Memotech MTX on the Internet


The NFX has an IDE Compact Flash a ROM with 40 column CP/M on it. It also has a Wiznet W5100 which is what gives it physical connectivity to Ethernet.

At Memofest 2017, Martin handed an NFX to me (Andy), and suggested I try to get an MTX onto the Internet.

So I developed a program called NFX.COM to do this.

Chargen service

It includes an implementation of the chargen service, running on port 19, and to see this, you can

$ nc 19

Echo service

It includes an implementation of the echo service, running on port 7, and to see this, you can

$ nc 7
Hello World
Hello World

HTTP service

It runs a simple web server, listening on port 80.

It can only serve requests to files in the root directory, as CP/M has no directory structure. Filenames must be 8.3 format. If the filename is omitted, it defaults to INDEX.HTM.

It knows the MIME types of a quite a few common file types found on CP/M filesystems, and a few common internet related types such as CSS, JS, GIF, PNG, JPG, TIF, ...

If it spots that it is returning a textual file, then it looks for the ^Z character, and stops returning file content.

If the HTTP service is started with POSTs and DELETEs allowed, then it is possible to upload content to the web server, or delete it :-

$ curl -X POST --data-binary @newpage.htm
$ curl -X DELETE

Note that uploaded content is padded with ^Z characters to complete the last 128 byte sector. CP/M files are always an integer number of 128 byte sectors long. ^Z is chosen, just in case the content is textual.

How was it done

I constructed an embedded real-time OS kernel. This uses a "fibrous" programming model to allow multiple concurrent activities to proceed "in parallel". This is because we can be processing several network sockets at once.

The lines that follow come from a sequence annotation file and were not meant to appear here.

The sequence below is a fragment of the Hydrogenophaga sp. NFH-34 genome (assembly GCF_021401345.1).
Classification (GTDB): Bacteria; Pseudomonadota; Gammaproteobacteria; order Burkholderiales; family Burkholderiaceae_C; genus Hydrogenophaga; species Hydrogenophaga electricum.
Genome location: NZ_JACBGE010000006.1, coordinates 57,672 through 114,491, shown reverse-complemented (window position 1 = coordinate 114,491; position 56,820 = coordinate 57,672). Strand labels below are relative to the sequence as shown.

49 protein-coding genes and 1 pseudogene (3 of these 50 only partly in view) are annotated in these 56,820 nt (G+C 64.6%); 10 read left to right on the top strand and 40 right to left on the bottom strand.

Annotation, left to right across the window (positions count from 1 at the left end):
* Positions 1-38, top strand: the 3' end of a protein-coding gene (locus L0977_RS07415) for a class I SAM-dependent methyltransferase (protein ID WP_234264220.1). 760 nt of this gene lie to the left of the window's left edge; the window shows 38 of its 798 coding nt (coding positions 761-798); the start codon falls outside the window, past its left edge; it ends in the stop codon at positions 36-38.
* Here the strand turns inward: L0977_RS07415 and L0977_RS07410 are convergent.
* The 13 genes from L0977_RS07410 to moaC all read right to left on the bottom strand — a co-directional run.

In a fibrous model, many calls made to lower level services are passed a routine to call when the work is done, and a value to pass to it. They return immediately, having instructed but not completed the work. At a given level of coding, a thread of execution becomes a sequence of fibers, which are called one after another, often with gaps and other work interleaving them.

On top of this I constructed a library for interacting with the W5100, and network layer above of that. The network layer also provides a "fibrous" interface. So typically code says things like "listen for a connection, and call this fiber when done".

I found that SDCC doesn't generate particularly optimised code for doing block I/O transfers, so I recoded this part in assembler. This gave a 5% speed boost.

Finally, on top of this I created the services, which primarily just use the network layer.


NFX can be downloaded from

Copying of this program is encouraged, as it is fully public domain. Even the source code is included in the package. It was created on the authors time and equipment. Caveat Emptor.

The author of NFX and this documentation is Andy Key (email

{{{ Andy